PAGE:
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Castle Hill House


Castle Hill House, Launceston
Castle Hill House, Castle Street.

Built around 1788 for Mr Thomas Jago, of an old Cornish family, who moved to Launceston and set up as a solicitor in the town.  Thomas Jago married Catherine Bolt on 7th September 1774.  His grave is beside the porch of St Mary’s, covered with a large slate slab, now broken: – Thomas Jago, Attorney at Law – died August 13th 1814 aged 72 years – Mary Jago daughter of the said Thomas Jago died – May 15th 1818 aged 34 years. 

Thomas’s son, Francis Vyvyan Jago, was born here in 1780, and he was educated at Liskeard Grammar School and Exeter College, Oxford.

He was ordained curate at East Antony, where he showed his love for antiquarian study, but was soon instituted to Landulph in 1805.  Jago showed great interest in the history of the area and wrote about Landulph Church and Theodore Palaeologus, descendant of the last Christian Emperor of the East, who was buried there.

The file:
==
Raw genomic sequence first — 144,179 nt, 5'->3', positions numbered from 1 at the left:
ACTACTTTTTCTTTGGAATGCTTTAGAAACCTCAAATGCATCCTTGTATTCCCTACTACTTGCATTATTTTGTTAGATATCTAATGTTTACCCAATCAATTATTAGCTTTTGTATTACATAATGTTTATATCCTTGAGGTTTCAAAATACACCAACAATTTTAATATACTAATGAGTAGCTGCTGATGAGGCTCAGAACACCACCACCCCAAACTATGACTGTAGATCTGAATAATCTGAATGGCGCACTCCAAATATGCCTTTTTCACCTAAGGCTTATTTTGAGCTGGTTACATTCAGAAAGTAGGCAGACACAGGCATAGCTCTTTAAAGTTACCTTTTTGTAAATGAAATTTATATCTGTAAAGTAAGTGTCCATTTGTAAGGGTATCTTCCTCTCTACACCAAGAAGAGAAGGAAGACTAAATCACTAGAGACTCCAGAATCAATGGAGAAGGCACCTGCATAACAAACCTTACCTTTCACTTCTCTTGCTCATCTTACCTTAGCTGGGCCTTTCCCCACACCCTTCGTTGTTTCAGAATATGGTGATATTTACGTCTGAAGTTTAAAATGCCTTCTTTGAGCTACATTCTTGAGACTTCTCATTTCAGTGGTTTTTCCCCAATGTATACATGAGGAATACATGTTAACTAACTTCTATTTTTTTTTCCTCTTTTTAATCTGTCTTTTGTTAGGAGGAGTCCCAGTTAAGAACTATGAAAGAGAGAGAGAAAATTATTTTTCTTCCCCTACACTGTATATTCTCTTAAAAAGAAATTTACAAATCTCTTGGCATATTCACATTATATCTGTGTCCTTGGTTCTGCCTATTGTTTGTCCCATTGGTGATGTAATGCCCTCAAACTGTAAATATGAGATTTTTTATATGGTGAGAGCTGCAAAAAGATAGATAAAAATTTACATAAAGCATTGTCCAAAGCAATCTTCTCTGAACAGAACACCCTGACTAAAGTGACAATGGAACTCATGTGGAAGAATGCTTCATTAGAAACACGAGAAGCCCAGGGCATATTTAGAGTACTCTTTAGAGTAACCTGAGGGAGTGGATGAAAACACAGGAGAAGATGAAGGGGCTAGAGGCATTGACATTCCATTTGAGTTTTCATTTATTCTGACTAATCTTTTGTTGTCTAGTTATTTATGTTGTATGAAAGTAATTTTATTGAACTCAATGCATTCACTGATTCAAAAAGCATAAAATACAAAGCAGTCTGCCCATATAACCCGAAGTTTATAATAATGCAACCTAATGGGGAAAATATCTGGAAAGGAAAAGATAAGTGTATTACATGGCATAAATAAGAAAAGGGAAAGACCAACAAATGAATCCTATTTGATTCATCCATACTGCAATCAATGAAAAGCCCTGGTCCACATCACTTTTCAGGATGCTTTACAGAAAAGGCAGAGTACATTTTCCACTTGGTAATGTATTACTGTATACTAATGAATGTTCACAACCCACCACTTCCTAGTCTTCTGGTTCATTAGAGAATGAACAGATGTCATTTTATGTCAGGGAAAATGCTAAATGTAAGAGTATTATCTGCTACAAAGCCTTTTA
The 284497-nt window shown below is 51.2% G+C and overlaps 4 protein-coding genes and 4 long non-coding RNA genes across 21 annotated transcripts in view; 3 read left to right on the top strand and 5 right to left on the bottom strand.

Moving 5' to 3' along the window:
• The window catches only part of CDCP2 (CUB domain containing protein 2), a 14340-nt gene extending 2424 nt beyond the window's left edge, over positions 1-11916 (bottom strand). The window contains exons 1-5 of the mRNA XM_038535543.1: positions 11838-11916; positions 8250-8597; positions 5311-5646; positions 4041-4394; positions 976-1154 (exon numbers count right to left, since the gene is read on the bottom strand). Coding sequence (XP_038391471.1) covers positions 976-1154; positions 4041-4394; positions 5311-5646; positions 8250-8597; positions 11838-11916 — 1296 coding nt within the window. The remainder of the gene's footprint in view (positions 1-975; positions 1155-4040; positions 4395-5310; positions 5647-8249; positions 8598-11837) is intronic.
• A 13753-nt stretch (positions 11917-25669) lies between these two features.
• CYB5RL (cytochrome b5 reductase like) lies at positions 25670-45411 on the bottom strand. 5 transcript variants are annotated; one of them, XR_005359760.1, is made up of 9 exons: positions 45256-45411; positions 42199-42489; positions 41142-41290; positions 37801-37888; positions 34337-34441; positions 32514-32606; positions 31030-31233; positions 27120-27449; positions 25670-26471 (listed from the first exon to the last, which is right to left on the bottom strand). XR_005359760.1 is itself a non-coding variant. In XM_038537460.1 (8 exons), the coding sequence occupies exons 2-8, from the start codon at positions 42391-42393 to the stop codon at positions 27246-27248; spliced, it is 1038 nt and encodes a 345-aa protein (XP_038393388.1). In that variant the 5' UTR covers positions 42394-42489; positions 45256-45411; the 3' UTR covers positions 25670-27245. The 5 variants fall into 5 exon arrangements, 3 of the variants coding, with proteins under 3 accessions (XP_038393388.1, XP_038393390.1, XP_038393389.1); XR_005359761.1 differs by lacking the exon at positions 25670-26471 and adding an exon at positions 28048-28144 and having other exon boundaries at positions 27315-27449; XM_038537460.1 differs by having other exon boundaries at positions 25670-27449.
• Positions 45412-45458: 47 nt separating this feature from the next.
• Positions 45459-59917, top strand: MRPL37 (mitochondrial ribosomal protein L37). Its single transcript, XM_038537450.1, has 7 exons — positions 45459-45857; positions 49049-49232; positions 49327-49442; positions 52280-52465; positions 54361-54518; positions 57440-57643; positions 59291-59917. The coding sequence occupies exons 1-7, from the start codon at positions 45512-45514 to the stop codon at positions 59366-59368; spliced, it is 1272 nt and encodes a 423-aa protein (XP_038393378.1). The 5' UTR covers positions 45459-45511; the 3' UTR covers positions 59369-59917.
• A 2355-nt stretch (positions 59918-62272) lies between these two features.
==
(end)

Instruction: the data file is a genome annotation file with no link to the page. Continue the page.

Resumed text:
In 1815, Jago assumed the name of Arundell on the grounds that one of his ancestors married a co-heiress of John Arundell of Trevamore.

For fourteen years, from 1822, he was Chaplain to the British Factory at Smyrna, and while engaged there explored the Middle East.  In 1826, he travelled through Asian Minor, making a pilgrimage to the seven churches of Asia Minor and Piridia, about which he wrote in 1828.  Then in 1833, he made another tour, and published, in 1834, the two volumes describing his discoveries.  A third tour was made, 1835/6, but he published no account.

While in Asia Minor he made a renowned collection of antiquities and coins, which he sold to the British Museum on his return to this country. He contemplated a History of Cornwall, but instead gave valuable help to the Lysons brothers, who published a history later.

Arundell, as he is now called, died in Landulph in 1846, and was buried in the Church there.

Wednesday 21st August 1833, the house was put up for auction: description:

“All that Capital Brick Built MANSION House with the Coach-House & Stables, Fruit & Flower Gardens” by the widow of John Cudlipp, Esq, MD.

The house was occupied by the medical profession for around  140 years, as well as being the accommodation for the Lawrence’s when they used Lawrence House for their offices.

The last doctor occupier was Dr O’Conner who retired and moved to Prospect House (next the Town Hall) in 1977.

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